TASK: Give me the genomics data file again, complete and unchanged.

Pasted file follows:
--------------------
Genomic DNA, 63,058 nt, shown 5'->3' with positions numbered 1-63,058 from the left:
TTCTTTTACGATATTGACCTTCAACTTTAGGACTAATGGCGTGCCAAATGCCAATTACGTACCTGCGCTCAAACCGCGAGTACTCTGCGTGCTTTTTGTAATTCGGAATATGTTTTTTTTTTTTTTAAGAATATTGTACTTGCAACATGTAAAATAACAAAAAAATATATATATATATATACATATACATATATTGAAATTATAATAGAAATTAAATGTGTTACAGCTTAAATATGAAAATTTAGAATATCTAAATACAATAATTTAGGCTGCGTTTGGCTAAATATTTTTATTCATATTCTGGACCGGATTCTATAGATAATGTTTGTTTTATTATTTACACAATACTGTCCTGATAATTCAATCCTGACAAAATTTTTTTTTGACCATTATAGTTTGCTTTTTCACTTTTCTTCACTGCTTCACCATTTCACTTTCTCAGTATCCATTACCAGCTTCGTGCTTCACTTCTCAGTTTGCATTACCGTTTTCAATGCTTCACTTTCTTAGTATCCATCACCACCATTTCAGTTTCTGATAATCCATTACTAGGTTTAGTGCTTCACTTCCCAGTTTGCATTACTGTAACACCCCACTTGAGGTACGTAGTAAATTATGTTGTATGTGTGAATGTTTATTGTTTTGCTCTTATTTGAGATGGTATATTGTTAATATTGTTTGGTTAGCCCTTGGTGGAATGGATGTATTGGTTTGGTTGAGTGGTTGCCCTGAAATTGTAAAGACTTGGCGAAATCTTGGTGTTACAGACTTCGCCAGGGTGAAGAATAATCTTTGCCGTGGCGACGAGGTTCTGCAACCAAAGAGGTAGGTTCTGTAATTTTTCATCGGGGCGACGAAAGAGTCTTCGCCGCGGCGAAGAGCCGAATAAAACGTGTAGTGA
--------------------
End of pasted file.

Genomic DNA, 63,058 nt, shown 5'->3' with positions numbered 1-63,058 from the left:
TTCTTTTACGATATTGACCTTCAACTTTAGGACTAATGGCGTGCCAAATGCCAATTACGTACCTGCGCTCAAACCGCGAGTACTCTGCGTGCTTTTTGTAATTCGGAATATGTTTTTTTTTTTTTTAAGAATATTGTACTTGCAACATGTAAAATAACAAAAAAATATATATATATATATACATATACATATATTGAAATTATAATAGAAATTAAATGTGTTACAGCTTAAATATGAAAATTTAGAATATCTAAATACAATAATTTAGGCTGCGTTTGGCTAAATATTTTTATTCATATTCTGGACCGGATTCTATAGATAATGTTTGTTTTATTATTTACACAATACTGTCCTGATAATTCAATCCTGACAAAATTTTTTTTTGACCATTATAGTTTGCTTTTTCACTTTTCTTCACTGCTTCACCATTTCACTTTCTCAGTATCCATTACCAGCTTCGTGCTTCACTTCTCAGTTTGCATTACCGTTTTCAATGCTTCACTTTCTTAGTATCCATCACCACCATTTCAGTTTCTGATAATCCATTACTAGGTTTAGTGCTTCACTTCCCAGTTTGCATTACTGTAACACCCCACTTGAGGTACGTAGTAAATTATGTTGTATGTGTGAATGTTTATTGTTTTGCTCTTATTTGAGATGGTATATTGTTAATATTGTTTGGTTAGCCCTTGGTGGAATGGATGTATTGGTTTGGTTGAGTGGTTGCCCTGAAATTGTAAAGACTTGGCGAAATCTTGGTGTTACAGACTTCGCCAGGGTGAAGAATAATCTTTGCCGTGGCGACGAGGTTCTGCAACCAAAGAGGTAGGTTCTGTAATTTTTCATCGGGGCGACGAAAGAGTCTTCGCCGCGGCGAAGAGCCGAATAAAACGTGTAGTGA